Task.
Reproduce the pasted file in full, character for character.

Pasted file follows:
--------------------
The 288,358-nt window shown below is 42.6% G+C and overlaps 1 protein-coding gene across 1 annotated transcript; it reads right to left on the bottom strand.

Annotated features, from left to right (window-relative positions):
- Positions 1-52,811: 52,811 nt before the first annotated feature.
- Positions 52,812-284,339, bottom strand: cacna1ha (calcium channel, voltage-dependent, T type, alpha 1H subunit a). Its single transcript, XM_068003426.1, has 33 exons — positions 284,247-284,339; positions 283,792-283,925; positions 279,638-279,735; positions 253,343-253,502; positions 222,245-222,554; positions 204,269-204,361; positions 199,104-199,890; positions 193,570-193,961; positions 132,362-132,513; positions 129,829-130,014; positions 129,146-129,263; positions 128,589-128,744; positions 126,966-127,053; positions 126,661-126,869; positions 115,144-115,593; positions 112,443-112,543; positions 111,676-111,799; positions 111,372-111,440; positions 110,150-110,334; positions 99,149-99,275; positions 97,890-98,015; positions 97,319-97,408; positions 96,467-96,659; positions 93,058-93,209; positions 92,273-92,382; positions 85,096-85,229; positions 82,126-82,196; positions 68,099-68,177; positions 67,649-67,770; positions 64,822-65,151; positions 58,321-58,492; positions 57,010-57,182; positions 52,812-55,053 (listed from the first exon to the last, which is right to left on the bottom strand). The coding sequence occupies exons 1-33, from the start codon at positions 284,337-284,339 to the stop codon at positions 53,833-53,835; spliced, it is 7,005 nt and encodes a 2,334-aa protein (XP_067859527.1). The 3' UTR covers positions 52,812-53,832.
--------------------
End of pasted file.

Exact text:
The 288,358-nt window shown below is 42.6% G+C and overlaps 1 protein-coding gene across 1 annotated transcript; it reads right to left on the bottom strand.

Annotated features, from left to right (window-relative positions):
- Positions 1-52,811: 52,811 nt before the first annotated feature.
- Positions 52,812-284,339, bottom strand: cacna1ha (calcium channel, voltage-dependent, T type, alpha 1H subunit a). Its single transcript, XM_068003426.1, has 33 exons — positions 284,247-284,339; positions 283,792-283,925; positions 279,638-279,735; positions 253,343-253,502; positions 222,245-222,554; positions 204,269-204,361; positions 199,104-199,890; positions 193,570-193,961; positions 132,362-132,513; positions 129,829-130,014; positions 129,146-129,263; positions 128,589-128,744; positions 126,966-127,053; positions 126,661-126,869; positions 115,144-115,593; positions 112,443-112,543; positions 111,676-111,799; positions 111,372-111,440; positions 110,150-110,334; positions 99,149-99,275; positions 97,890-98,015; positions 97,319-97,408; positions 96,467-96,659; positions 93,058-93,209; positions 92,273-92,382; positions 85,096-85,229; positions 82,126-82,196; positions 68,099-68,177; positions 67,649-67,770; positions 64,822-65,151; positions 58,321-58,492; positions 57,010-57,182; positions 52,812-55,053 (listed from the first exon to the last, which is right to left on the bottom strand). The coding sequence occupies exons 1-33, from the start codon at positions 284,337-284,339 to the stop codon at positions 53,833-53,835; spliced, it is 7,005 nt and encodes a 2,334-aa protein (XP_067859527.1). The 3' UTR covers positions 52,812-53,832.